=95=, 126. =a meere Cynthia:= a perfect moon-goddess.

=96=, 138. =The plague of Herod.= Cf. Acts XII, 23, "And he was eaten of
worms, and gave up the ghost."

=98=, 180. =thus, with his fingers.= Cf. note on l. 120.

=98=, 181-83. =comes . . . slew:= if he is the source of the blot on my
honour, it becomes a beauty, not a blemish, and proves that I posses the
same innocence that caused the death of.

=98=, 183. =Chymæra.= A fire-breathing monster, brought up by
Amisodarus, King of Caria. She was slain by Bellerophon. This Corinthian
prince, to purify himself from a murder he had committed, had fled to
the court of Proetus of Argos, whose wife, Anteia, fell in love with
him. On his rejection of her advances, she made false accusations
against him, whereupon Proetus sent him to his father-in-law, Iobates,
King of Lycia, with a sealed letter, requesting him to put him to death.
Iobates sent him to kill Chimæra, thinking he would be certain to perish
in the attempt. But mounted on the winged horse Pegasus, he killed her
from on high with his arrows.

=98=, 183-84. =rescued . . . Peleon.= Peleus, King of the Myrmidons,
during a visit to Iolcus, attracted the love of Astydameia, the wife of
Acastus. On his rejection of her proposals, she denounced him falsely to
her husband, who took him to hunt wild beasts on Mount Peleon, and when
he fell asleep through fatigue, concealed his sword, and left him alone
to be devoured. But he was saved by Cheiron, who restored him his sword.

=98=, 185. =the chaste Athenian prince:= Hippolytus, son of Theseus and
Hippolyta, with whom his step-mother Phædra fell in love. On his
rejection of her advances, she accused him to Theseus, at whose prayer
Poseidon caused his destruction, by frightening his horses, when he was
driving along the seacoast, and overturning his chariot. Afterwards, on
the discovery of his innocence, Asclepius restored him to the upper
world.

=98=, 187. =Egean.= So the Qq, instead of "Augean."

=98=, 190. =where thou fear'st, are dreadfull:= inspirest terror even in
those of whom thou art afraid.

=98-99=, 192-94. =the serpent . . . and me.= A curious application of
the legend of armed men springing from the dragon's teeth sown by Jason.

=99=, 204. =feares his owne hand:= is afraid of the consequences of his
own handwriting.

=99=, 205-208. =papers hold . . . honors:= written documents often
contain the revelation of our true selves, and, though of no material
value, put the crown to our reputations.

=99-100=, 209-210. =and with . . . knowes:= and compare with its
contents the evidence of this my most intimate attendant.

=101=, 6. =trails hotly of him:= is hot upon his scent. _Him_ apparently
refers to _mischiefe_ in l. 4.

=102=, 25. =With . . . affrighted:= by which all things capable of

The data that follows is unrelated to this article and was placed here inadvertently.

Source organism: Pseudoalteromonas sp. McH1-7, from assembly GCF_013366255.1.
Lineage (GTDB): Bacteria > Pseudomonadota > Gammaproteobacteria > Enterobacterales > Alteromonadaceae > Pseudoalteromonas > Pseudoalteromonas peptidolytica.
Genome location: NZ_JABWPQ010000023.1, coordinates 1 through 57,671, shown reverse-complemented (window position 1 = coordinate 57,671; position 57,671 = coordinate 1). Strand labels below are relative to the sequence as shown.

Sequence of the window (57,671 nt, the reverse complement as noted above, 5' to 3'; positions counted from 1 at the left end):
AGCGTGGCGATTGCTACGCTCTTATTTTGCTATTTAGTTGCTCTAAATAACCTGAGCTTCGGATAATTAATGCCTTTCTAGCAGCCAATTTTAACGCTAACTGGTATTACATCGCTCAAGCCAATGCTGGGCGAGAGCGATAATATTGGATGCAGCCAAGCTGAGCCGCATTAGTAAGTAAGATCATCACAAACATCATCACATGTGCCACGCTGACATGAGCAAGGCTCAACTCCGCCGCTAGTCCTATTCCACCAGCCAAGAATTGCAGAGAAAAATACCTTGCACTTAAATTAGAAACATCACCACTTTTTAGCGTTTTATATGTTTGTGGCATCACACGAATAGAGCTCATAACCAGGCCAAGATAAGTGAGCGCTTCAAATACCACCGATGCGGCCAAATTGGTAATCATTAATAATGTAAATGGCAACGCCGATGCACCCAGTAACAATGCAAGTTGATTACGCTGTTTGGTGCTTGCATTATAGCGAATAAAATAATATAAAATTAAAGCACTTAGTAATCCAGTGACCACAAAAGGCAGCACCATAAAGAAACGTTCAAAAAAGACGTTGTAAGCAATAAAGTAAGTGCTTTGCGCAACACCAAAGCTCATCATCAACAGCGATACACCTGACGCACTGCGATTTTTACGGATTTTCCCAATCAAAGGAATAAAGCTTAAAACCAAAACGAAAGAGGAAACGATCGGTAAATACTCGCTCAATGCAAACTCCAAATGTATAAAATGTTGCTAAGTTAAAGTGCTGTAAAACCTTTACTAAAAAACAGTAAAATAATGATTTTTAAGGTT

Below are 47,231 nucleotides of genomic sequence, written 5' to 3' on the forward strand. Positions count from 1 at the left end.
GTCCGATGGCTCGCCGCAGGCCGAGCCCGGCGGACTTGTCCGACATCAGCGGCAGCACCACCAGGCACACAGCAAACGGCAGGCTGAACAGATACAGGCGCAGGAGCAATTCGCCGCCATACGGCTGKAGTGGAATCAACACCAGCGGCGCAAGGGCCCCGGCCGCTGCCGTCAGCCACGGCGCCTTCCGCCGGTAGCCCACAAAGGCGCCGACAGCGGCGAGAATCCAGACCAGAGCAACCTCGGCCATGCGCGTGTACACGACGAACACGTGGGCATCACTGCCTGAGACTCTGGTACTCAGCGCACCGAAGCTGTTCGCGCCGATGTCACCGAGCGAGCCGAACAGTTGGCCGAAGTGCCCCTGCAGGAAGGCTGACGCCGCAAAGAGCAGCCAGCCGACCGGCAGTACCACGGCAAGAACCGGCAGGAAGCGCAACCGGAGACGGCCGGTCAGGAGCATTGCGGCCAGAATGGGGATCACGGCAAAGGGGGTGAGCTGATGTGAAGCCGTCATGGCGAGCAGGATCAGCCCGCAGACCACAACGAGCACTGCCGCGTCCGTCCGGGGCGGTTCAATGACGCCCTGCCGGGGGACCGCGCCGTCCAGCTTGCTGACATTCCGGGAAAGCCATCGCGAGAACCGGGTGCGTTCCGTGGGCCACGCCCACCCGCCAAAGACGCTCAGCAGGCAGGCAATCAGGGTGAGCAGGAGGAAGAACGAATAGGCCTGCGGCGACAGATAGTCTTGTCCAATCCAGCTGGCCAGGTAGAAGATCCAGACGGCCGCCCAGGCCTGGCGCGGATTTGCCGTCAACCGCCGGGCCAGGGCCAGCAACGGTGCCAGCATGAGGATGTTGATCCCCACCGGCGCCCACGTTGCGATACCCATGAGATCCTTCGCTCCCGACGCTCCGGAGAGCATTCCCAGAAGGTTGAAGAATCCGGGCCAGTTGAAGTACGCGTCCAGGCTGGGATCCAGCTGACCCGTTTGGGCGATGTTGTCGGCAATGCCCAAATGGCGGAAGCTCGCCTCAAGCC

terror are frightened.

=103=, 32. =Epimethean.= Epimetheus, the brother of Prometheus, opened
Pandora's box, and let its evils loose among mankind.

=103=, 37-38. =Or stood . . . artillerie.= In the war of Zeus against
Cronos, the Cyclopes aided the former, who had released them from
Tartarus, by furnishing him with thunderbolts.

=103=, 47-48. =I will . . . spirit:= I will command a spirit, raised by
my art, to enlighten us.

=104=, 54. =Behemoth.= The editor has been unable to find any precedent
for Chapman's application of this name--which in the Book of Job denotes
the whale or hippopotamus--to the chief of the powers of darkness.

=104=, 55. =Asaroth.= Apparently a variant of _Ashtaroth_, the plural of
_Ashtoreth,_ the Phoenician moon-goddess; here mistakenly used for the
name of a male spirit.

=104.= =Cartophylax.= A post-classical Greek term for "guardian of
papers."

=106=, 97. =great in our command:= powerful in exercising command over
us.

=107-109=, 113-51. =There is . . . his soule.= The dialogue and action
here take place probably at the back of the stage, perhaps on the upper
stage, of which use is made in _The Tempest_, the _Spanish Tragedie_,
and other plays. The characters (as is evident from ll. 102-104) are
supposed to be far off, but rendered visible and audible to Tamyra and
D'Ambois by Behemoth's power.

=107=, 113. =a glasse of ink:= a mirror made of ink, i. e. the paper
with the proofs of Tamyra's unfaithfulness.

=107=, 116. =fames sepulchres:= the foulness beneath which her good name
is buried.

=107=, 120-21. =were . . . rarely:= were it never so uncommon, bear it
with as unexampled courage.

=109=, 156. =In her forc'd bloud.= Dilke is followed in the substitution
of _her_ for _his_. The allusion is evidently to the letter that Tamyra
afterwards writes to D'Ambois in her own blood. Cf. V, 1, 176-77.

=110=, 169-70. =Lest . . . abuse:= lest a furious outburst due to your
foreknowledge of the plot against us.

=111=, 185. =And . . . policy:= and the Monsieur's stratagems shall be
taken in the flank by my own.

=111=, 186. =Center.= Here and in l. 192 this word, though strictly
meaning the central point of the earth, seems used for the earth itself,
as the centre of the universe. For this use cf. Shaks. _Tro. and Cress._
I, 3, 85-86.